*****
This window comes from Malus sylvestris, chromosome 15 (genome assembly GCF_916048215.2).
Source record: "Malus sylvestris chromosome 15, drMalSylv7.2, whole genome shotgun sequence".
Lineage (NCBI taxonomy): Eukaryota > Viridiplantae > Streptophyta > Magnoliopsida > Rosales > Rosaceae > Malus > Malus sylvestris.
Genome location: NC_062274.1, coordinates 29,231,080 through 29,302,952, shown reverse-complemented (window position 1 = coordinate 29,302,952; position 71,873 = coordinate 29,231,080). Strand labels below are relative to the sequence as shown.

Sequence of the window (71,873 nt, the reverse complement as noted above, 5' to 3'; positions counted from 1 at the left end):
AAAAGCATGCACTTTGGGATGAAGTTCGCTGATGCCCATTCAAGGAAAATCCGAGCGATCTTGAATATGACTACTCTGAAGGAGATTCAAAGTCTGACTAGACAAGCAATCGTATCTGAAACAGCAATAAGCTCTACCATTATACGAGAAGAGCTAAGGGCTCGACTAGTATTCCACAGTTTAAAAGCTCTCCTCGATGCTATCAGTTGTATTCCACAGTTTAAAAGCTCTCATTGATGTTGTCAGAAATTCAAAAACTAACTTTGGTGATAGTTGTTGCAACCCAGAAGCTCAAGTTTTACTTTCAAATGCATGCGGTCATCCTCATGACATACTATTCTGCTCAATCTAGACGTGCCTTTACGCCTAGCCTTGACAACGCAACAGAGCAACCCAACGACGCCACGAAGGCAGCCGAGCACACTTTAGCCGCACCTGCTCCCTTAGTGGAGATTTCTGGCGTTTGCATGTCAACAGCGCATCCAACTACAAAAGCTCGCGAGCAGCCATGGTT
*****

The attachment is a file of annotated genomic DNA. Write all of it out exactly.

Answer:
This window comes from Malus sylvestris, chromosome 15 (genome assembly GCF_916048215.2).
Source record: "Malus sylvestris chromosome 15, drMalSylv7.2, whole genome shotgun sequence".
Lineage (NCBI taxonomy): Eukaryota > Viridiplantae > Streptophyta > Magnoliopsida > Rosales > Rosaceae > Malus > Malus sylvestris.
Genome location: NC_062274.1, coordinates 29,231,080 through 29,302,952, shown reverse-complemented (window position 1 = coordinate 29,302,952; position 71,873 = coordinate 29,231,080). Strand labels below are relative to the sequence as shown.

Sequence of the window (71,873 nt, the reverse complement as noted above, 5' to 3'; positions counted from 1 at the left end):
AAAAGCATGCACTTTGGGATGAAGTTCGCTGATGCCCATTCAAGGAAAATCCGAGCGATCTTGAATATGACTACTCTGAAGGAGATTCAAAGTCTGACTAGACAAGCAATCGTATCTGAAACAGCAATAAGCTCTACCATTATACGAGAAGAGCTAAGGGCTCGACTAGTATTCCACAGTTTAAAAGCTCTCCTCGATGCTATCAGTTGTATTCCACAGTTTAAAAGCTCTCATTGATGTTGTCAGAAATTCAAAAACTAACTTTGGTGATAGTTGTTGCAACCCAGAAGCTCAAGTTTTACTTTCAAATGCATGCGGTCATCCTCATGACATACTATTCTGCTCAATCTAGACGTGCCTTTACGCCTAGCCTTGACAACGCAACAGAGCAACCCAACGACGCCACGAAGGCAGCCGAGCACACTTTAGCCGCACCTGCTCCCTTAGTGGAGATTTCTGGCGTTTGCATGTCAACAGCGCATCCAACTACAAAAGCTCGCGAGCAGCCATGGTT